No blackboards or chalk can be found at the Jianyong May 12 Experimental School, about a 90-minute bus ride from Chengdu, the capital of southwest China's Sichuan Province. Those teaching tools have been replaced by high-tech gadgets known as interactive whiteboards. Inside classrooms, touch-sensitive displays are connected to computers and digital projectors to show computer images.
That is the new reality of the May 12 Experimental School in a city that was hard-hit by the 8.0-magnitude quake earlier this year.
When contacted by Xinhua on Thursday, principal Tao Ancai was in good spirits. His school, he said, should be ranked as a leader among compulsory education schools in China for being so high-tech.
"All 30 classrooms have interactive whiteboards, and all 50 teaching staff get a laptop to facilitate teaching," said Tao.
Xu Yunmen, who teaches Chinese language, said the teachers had spent more than two months learning to use the new technology before the school opened on Wednesday -- the first permanent school to be completed in the reconstruction of Sichuan Province. Many students have been studying in a range of temporary facilities since the disaster.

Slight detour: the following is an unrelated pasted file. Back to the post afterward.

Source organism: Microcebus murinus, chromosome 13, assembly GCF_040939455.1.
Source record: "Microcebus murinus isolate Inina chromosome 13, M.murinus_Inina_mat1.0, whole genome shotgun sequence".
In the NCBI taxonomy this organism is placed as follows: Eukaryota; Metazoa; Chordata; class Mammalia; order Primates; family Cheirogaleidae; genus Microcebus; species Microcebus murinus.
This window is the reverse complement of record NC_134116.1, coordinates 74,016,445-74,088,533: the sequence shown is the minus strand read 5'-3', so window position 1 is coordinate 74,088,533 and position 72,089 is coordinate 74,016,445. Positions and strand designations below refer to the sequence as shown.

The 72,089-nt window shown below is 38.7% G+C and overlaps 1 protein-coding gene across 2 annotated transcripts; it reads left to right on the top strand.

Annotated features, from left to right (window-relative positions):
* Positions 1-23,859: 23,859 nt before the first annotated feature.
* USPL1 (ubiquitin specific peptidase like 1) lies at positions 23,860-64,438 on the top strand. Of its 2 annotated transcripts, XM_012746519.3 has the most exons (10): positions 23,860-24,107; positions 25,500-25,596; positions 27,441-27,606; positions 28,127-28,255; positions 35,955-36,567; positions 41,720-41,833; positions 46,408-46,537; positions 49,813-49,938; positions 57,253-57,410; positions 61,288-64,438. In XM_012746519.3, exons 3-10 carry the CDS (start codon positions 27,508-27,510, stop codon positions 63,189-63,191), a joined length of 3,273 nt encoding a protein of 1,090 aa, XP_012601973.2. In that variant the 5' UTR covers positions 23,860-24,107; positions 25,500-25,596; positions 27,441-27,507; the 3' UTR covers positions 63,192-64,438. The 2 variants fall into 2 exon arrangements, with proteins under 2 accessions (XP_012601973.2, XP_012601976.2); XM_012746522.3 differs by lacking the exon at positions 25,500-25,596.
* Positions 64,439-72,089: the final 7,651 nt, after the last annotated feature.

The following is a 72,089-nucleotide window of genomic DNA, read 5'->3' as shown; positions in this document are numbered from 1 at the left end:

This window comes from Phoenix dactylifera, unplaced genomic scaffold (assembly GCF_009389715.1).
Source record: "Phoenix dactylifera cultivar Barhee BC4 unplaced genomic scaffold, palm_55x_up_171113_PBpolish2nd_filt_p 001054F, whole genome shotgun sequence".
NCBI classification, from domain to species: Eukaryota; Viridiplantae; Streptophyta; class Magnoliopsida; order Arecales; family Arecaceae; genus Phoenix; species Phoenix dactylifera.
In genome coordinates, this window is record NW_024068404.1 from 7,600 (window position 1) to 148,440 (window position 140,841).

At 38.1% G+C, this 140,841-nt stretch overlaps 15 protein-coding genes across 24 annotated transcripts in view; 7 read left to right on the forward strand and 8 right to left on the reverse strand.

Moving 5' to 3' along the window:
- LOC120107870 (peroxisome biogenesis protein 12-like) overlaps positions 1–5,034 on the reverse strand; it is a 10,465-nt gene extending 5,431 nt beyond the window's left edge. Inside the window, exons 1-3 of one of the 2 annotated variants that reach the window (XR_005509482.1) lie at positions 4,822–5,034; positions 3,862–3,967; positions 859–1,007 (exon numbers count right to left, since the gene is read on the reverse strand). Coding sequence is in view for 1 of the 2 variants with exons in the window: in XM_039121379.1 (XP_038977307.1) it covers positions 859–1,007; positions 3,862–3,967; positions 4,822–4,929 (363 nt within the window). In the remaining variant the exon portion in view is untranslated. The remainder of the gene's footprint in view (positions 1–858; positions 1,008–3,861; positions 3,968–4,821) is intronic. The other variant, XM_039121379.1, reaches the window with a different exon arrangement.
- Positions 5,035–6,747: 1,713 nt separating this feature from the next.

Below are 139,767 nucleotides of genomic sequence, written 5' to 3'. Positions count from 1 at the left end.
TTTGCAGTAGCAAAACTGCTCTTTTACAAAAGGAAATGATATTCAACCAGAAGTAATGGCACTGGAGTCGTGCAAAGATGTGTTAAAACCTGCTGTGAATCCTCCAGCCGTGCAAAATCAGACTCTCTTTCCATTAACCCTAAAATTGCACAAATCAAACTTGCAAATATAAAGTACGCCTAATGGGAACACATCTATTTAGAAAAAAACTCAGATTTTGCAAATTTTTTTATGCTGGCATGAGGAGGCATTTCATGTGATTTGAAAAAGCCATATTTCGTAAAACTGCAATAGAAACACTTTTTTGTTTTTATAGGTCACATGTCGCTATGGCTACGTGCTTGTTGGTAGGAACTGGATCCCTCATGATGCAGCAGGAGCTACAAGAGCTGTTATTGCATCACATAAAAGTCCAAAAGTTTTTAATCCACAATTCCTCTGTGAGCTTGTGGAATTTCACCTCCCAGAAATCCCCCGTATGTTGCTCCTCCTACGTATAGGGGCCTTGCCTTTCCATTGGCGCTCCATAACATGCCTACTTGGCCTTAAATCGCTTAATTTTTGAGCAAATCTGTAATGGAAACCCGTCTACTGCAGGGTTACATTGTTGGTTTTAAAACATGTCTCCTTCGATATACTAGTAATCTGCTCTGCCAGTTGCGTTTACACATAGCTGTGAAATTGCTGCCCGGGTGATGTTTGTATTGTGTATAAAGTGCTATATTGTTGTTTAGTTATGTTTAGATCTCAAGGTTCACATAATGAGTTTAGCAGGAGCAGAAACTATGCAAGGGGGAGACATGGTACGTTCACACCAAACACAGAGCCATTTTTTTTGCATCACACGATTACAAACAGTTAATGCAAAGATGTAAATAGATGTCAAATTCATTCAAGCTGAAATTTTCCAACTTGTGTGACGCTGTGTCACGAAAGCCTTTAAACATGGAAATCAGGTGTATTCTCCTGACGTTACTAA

"Gone are the days when chalk was used. Thanks to the introduction of multimedia, there will be no more 'chalk pollution' in the future," she said, smiling.
The students are pleased too.
Third-grader Zhang Hong said she was happy and comfortable in the school, where the environment was familiar.
"Our old school was destroyed in the May 12 quake. I never expected the new schoolhouse could be rebuilt at such a pace, or that I could get back to studying so quickly," said the girl.
The quake that measured 8.0, centered in Wenchuan County, Sichuan, left more than 69,000 people dead and 374,000 injured. Another 18,000 are still listed as missing and millions were left homeless.
Huge numbers of buildings were leveled, including Zhang's old school.
In the rubble of the quake was the predecessor of the Jianyong May 12 Experimental School, which was then known simply as the Jiannan School. The old school was constructed in 1982.
Although the school was toppled by the quake, only five students were slightly injured. All the teachers and the other students miraculously escaped the catastrophe unhurt, recalled Tao, the principal.
Classes at the Jiannan School were halted. Zhang was forced to continue studying temporarily in Chengdu, where her parents were migrant workers.
Schooling resumed on Aug. 4, when students were sent to classes in pre-fab structures about 3 km from the present-day school compound.
Meanwhile, her old school was rebuilding at a cost of about 10 million yuan (about US$1.47 million). Work started on July 14, with the design in the style known as siheyuan, a kind of courtyard architecture commonly seen in north China.
The new schoolhouse, with some 900 students, has three stories and its own dining room. It is said to be able to withstand 8.0-magnitude quakes.
The province still has much work to do: there are more than 1,500 other schools waiting to be rebuilt, according to the provincial government.
(Xinhua News Agency December 5, 2008)